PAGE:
Peter Chernin believes the media revolution will be digitized.
He’s bent on making sure that each of the far-flung and varied outposts of the media empire he supervises as president and chief operating officer of News Corp. can imagine, dominate and monetize every possible platform.
Like News Corp. Chairman Rupert Murdoch, Mr. Chernin sees new media as the next source of revenue.
While there is still much to learn about just what kind of content consumers want, which of the new distribution alternatives they prefer and how much they are willing to pay, Mr. Chernin has made new media an integral part of Fox’s business models.
Fox Interactive Media is the umbrella for the Internet businesses, the flashiest of which is MySpace, the leading social network and now promotional platform, which was bought by News Corp. in July 2005.
Fox Digital makes product available in new media formats.
Fox Mobile Entertainment plunked down $188 million in September 2006 for a controlling interest in direct-to-consumer mobile portal Jamba, around which it merged its other mobile efforts.
Mr. Chernin predicted earlier this month that News Corp. would exceed its $500 million goal for digital revenues in the current fiscal year.
Success in all these areas is inextricably bound up with copyright protection, and Mr. Chernin has taken a leadership position in the war on piracy.
Despite his intense focus on the digital domain of late, Mr. Chernin is “a creative at heart. That’s where he likes to go,” said Tony Vinciquerra, Fox Networks Group president and CEO. He said Mr. Chernin takes seriously the challenge of running a company the size and complexity of the global News Corp. and maintaining an environment in which creatives can do their best work without being undermined by a big-company structure.
Mr. Chernin started his ascent in the corporate world as an associate publicity director at St. Martin’s Press. He would hold executive positions in premium cable programming and marketing and at independent studios before being named Fox Broadcasting Entertainment president in 1989. Three years later he became chairman and CEO of Fox Filmed Entertainment.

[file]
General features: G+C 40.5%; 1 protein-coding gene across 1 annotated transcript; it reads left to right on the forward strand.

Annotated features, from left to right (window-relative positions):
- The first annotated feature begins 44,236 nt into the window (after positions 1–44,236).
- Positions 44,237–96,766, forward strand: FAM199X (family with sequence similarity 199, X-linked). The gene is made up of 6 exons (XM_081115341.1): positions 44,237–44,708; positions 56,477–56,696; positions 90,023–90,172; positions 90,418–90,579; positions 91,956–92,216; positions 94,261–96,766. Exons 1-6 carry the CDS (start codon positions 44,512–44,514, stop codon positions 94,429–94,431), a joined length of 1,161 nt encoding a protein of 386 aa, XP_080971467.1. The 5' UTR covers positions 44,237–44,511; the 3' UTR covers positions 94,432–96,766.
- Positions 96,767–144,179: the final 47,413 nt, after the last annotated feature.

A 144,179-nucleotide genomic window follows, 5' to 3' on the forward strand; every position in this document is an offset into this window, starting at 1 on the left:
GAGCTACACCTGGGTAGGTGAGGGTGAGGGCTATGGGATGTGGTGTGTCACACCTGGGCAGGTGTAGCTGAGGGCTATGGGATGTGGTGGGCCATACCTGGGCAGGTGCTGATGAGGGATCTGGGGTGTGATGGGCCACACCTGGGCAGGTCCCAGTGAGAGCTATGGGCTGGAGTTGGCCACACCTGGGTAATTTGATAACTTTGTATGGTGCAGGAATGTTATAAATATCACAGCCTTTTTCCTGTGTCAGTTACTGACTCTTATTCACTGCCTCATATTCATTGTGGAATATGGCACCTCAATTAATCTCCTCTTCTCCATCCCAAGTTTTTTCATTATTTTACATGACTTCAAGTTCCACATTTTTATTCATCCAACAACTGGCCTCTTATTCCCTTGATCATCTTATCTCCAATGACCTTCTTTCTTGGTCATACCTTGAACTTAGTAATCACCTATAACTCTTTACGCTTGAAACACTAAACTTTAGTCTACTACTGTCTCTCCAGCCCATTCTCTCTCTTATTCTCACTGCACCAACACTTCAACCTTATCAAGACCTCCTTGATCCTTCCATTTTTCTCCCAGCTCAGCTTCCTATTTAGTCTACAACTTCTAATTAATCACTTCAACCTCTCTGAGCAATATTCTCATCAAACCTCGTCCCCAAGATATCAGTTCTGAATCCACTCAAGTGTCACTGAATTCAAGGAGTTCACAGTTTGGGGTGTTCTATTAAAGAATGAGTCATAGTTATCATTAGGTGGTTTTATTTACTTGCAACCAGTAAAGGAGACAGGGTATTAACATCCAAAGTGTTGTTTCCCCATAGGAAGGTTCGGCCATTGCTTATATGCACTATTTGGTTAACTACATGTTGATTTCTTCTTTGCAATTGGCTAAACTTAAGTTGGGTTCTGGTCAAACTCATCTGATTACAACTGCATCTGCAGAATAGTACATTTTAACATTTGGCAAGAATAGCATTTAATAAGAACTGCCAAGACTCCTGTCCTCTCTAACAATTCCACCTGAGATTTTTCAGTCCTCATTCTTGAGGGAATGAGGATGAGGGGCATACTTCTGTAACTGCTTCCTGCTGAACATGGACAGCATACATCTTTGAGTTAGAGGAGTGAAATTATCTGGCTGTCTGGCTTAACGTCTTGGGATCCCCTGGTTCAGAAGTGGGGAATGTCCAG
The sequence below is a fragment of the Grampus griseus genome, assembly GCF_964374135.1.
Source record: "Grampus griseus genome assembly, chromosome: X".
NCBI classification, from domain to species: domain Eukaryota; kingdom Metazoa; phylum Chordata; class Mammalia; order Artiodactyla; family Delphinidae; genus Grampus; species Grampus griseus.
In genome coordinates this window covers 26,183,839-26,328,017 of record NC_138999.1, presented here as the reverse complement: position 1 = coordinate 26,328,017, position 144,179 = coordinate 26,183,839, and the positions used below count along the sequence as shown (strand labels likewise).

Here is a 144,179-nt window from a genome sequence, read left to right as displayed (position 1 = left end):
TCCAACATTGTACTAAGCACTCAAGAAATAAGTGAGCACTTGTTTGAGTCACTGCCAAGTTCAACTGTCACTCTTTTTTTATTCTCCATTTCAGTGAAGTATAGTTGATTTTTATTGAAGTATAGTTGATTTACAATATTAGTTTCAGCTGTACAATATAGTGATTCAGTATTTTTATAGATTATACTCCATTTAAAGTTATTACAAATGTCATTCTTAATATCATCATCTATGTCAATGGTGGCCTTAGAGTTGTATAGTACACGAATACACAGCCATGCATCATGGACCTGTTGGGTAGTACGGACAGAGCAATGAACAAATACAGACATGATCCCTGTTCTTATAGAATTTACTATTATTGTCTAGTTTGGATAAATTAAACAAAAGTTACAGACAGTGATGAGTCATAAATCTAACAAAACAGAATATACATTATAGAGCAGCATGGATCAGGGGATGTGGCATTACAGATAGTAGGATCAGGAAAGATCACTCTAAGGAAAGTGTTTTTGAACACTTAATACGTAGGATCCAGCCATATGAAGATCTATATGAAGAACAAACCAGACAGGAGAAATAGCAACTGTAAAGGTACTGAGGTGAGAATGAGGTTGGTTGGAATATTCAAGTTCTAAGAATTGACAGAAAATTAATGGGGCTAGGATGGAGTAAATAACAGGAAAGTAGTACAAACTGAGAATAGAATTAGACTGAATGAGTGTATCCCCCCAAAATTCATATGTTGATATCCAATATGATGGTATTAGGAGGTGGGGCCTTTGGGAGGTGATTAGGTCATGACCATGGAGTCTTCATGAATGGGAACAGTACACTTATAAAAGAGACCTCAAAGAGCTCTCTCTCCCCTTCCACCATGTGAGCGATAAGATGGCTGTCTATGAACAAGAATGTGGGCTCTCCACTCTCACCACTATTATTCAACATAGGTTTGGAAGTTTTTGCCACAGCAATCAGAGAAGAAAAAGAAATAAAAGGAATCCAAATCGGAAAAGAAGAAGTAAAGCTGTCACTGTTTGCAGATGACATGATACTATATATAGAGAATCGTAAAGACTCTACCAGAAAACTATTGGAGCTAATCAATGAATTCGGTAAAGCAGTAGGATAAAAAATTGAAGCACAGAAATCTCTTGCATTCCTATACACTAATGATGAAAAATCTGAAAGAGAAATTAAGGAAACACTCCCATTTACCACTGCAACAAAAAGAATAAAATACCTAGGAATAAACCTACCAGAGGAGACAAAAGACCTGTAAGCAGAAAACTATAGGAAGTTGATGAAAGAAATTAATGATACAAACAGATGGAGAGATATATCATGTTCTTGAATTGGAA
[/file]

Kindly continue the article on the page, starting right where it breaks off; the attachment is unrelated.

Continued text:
In 1996 he became Mr. Murdoch’s No. 2 executive, but the sense that Mr. Chernin was a place holder for a Murdoch scion made him the frequent subject of industry buzz about big jobs at The Walt Disney Co. and the like.
Since Mr. Murdoch’s eldest son, Lachlan, left the company in mid-2005 and returned to Australia, Mr. Chernin has seemed less restive but no less enthusiastic about the challenges facing his executive phalanx-from the struggles of MyNetworkTV and the annual slow start to the Fox Broadcasting TV season to the topsy-turvy growth of Fox cable channels and the vicissitudes of TV and film production and studios, not to mention an increasingly potent but still money-losing New York Post.
“I think Peter is feeling satisfaction at seeing the vision come to fruition even at this stage and knowing there’s more work to do,” said Chris Albrecht, chairman and CEO of HBO. “It’s an exciting time and I think he’s feeling, as he should, not just energized but calm about the task in front of him.”
“I admire no one more,” the HBO executive said.
Friends and colleagues say Mr. Chernin is uniquely qualified .
“The remarkable thing about Peter is he’s got both right brain and left brain, and I think they’ve both developed to the same point,” Mr. Vinciquerra said. “He’s equally adept at talking about the issues and opportunities in a pilot as he is discussing the business plan for a new cable channel and planning Fox’s future in the digital world.”
Mr. Chernin is not all work. He and wife Megan, who have three young adult children, find a lot of time for charitable causes. The first time Mr. Albrecht and Mr. Chernin spent time together socially, some 15 years ago, they jumped horses.
Since then, Mr. Albrecht has enjoyed Mr. Chernin’s hospitality at the family home on Martha’s Vineyard. The first-timer tradition is best enjoyed after the test has been passed.
“You have to first climb up the rock by rope and dive off the far end into the deep water and then, without an inflation tube, hold on behind a motorized raft on your back through the waters off Martha’s Vineyard. Once you pass this test of basic training you are then able to get dressed for dinner,” he said. “The Chernins are not laughing at you. The whole family is jumping and pulling and floating.
“I got up the rope with not a lot of difficulty, although it took several days for the skin to grow back on my hands. I then had momentary panic when I realized how high it was. I thought I did an extremely good job of being pulled behind the boat on my back with no raft and do feel at this point that I impressed the Chernins.”
More than one close observer said Mr. Chernin, a loyal Democratic contributor, brings out the best in those around him. Some even note the signs of respect, perhaps even affection, from the famously conservative Mr. Murdoch.